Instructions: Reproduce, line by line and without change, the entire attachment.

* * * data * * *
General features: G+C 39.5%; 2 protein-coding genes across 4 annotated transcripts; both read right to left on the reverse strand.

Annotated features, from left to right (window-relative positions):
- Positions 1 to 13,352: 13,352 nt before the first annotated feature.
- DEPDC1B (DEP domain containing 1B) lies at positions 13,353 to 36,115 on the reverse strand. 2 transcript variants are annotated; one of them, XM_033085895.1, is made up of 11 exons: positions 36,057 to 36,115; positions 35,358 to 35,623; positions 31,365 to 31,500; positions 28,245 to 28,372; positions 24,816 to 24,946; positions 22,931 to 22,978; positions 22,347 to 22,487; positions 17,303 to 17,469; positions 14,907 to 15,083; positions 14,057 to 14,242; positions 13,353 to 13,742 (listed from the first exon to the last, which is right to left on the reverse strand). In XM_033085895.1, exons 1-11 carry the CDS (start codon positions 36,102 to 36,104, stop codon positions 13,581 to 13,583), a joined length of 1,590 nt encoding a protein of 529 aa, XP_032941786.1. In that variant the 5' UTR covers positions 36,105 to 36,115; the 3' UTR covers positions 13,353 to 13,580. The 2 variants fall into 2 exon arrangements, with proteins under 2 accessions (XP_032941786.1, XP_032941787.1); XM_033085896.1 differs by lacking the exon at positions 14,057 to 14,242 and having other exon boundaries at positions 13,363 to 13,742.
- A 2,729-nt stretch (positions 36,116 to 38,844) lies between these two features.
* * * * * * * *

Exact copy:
General features: G+C 39.5%; 2 protein-coding genes across 4 annotated transcripts; both read right to left on the reverse strand.

Annotated features, from left to right (window-relative positions):
- Positions 1 to 13,352: 13,352 nt before the first annotated feature.
- DEPDC1B (DEP domain containing 1B) lies at positions 13,353 to 36,115 on the reverse strand. 2 transcript variants are annotated; one of them, XM_033085895.1, is made up of 11 exons: positions 36,057 to 36,115; positions 35,358 to 35,623; positions 31,365 to 31,500; positions 28,245 to 28,372; positions 24,816 to 24,946; positions 22,931 to 22,978; positions 22,347 to 22,487; positions 17,303 to 17,469; positions 14,907 to 15,083; positions 14,057 to 14,242; positions 13,353 to 13,742 (listed from the first exon to the last, which is right to left on the reverse strand). In XM_033085895.1, exons 1-11 carry the CDS (start codon positions 36,102 to 36,104, stop codon positions 13,581 to 13,583), a joined length of 1,590 nt encoding a protein of 529 aa, XP_032941786.1. In that variant the 5' UTR covers positions 36,105 to 36,115; the 3' UTR covers positions 13,353 to 13,580. The 2 variants fall into 2 exon arrangements, with proteins under 2 accessions (XP_032941786.1, XP_032941787.1); XM_033085896.1 differs by lacking the exon at positions 14,057 to 14,242 and having other exon boundaries at positions 13,363 to 13,742.
- A 2,729-nt stretch (positions 36,116 to 38,844) lies between these two features.